BEIJING (Reuters) - China’s Zijin Mining said on Friday it would acquire Guyana Goldfields for C$323 million ($238 million), bringing an end to a protracted takeover battle for the Canada-listed gold miner.
Toronto-based Guyana Goldfields announced on June 3 that it had received a binding proposal from an unnamed overseas-based miner to acquire the company, valuing it around 35% higher than a previously accepted offer from Silvercorp Metals.
On Friday, Zijin, one of China’s biggest state-controlled gold producers, was confirmed as the mystery bidder behind the higher all-cash offer to buy Guyana Goldfields, whose flagship asset is the Aurora gold mine in Guyana, for C$1.85 per share.
Zijin has been on an acquisition spree, wrapping up its purchase of Continental Gold for C$1.3 billion in March and earlier this week taking a 50.1% stake in a copper miner in Tibet for $548 million.
“The all-cash offer from Zijin represents a significant premium to the amended Silvercorp offer price and is an excellent outcome for Guyana Goldfield’s shareholders,” Guyana Goldfields Chief Executive Alan Pangbourne said in a statement.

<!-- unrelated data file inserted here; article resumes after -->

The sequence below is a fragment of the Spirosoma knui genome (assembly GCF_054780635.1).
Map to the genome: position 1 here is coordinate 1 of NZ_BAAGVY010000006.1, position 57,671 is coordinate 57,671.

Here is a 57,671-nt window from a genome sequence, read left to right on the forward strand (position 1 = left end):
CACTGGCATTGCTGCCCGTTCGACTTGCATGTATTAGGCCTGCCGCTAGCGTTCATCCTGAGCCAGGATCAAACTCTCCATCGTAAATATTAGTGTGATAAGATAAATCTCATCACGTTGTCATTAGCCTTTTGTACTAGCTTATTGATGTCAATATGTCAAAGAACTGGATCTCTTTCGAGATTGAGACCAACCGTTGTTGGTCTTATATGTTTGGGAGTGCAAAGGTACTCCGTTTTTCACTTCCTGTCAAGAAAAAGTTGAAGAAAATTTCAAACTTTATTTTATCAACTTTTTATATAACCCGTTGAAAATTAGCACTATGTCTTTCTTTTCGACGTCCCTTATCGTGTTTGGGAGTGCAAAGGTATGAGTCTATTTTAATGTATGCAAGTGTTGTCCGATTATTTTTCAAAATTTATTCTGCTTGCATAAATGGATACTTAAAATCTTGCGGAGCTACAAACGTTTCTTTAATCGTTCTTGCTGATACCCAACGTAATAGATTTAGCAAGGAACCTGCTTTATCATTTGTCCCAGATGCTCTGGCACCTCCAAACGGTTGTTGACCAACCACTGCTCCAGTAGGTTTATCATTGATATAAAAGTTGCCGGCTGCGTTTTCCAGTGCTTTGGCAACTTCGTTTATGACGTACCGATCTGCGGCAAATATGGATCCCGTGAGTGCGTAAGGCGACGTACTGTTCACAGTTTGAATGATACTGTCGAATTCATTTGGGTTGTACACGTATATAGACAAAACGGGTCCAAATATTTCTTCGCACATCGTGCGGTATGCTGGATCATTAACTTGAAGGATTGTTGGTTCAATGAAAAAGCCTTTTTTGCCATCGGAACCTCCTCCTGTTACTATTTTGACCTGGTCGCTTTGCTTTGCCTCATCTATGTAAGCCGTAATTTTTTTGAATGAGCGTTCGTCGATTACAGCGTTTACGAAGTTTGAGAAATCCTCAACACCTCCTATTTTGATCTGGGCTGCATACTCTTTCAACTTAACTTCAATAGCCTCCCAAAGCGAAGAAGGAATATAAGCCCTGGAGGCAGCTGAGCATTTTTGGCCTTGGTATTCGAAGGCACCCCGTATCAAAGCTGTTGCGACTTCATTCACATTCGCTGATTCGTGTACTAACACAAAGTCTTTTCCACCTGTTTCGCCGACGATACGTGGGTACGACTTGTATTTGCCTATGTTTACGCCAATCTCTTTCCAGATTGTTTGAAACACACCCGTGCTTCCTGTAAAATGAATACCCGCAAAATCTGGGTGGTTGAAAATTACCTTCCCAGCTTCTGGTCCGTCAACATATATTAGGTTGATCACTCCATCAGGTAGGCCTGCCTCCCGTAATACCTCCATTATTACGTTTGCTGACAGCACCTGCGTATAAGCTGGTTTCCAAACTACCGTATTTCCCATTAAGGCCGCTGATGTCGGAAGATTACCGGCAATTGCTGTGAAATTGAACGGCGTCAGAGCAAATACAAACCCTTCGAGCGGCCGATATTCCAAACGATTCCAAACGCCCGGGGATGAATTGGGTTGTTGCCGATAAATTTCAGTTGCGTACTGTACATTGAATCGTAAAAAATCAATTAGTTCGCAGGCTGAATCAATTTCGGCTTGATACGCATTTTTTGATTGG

While the deal falls below Canada’s review threshold, all foreign investments by state-owned firms face enhanced scrutiny under toughened takeover rules introduced by the Canadian government in April, raising the prospect of delay.
“We currently have no reason to believe this will be an issue,” a Guyana Goldfields spokesman said.
Zijin has also agreed to provide Guyana Goldfields with a $30 million loan to finance ongoing operations at Aurora and for other liquidity needs.
Vancouver-based Silvercorp had announced on April 27 it would acquire Guyana Goldfields for C$0.60 per share in cash and stock before upgrading its offer to C$1.30 following a rival all-cash bid from an unnamed third party.
Silvercorp had been given the chance to match Zijin’s offer but announced on June 10 it would not be doing so.
($1 = 1.3565 Canadian dollars)
Reporting by Tom Daly; additional reporting by Jeff Lewis in Toronto; Editing by Kirsten Donovan and Steve Orlofsky
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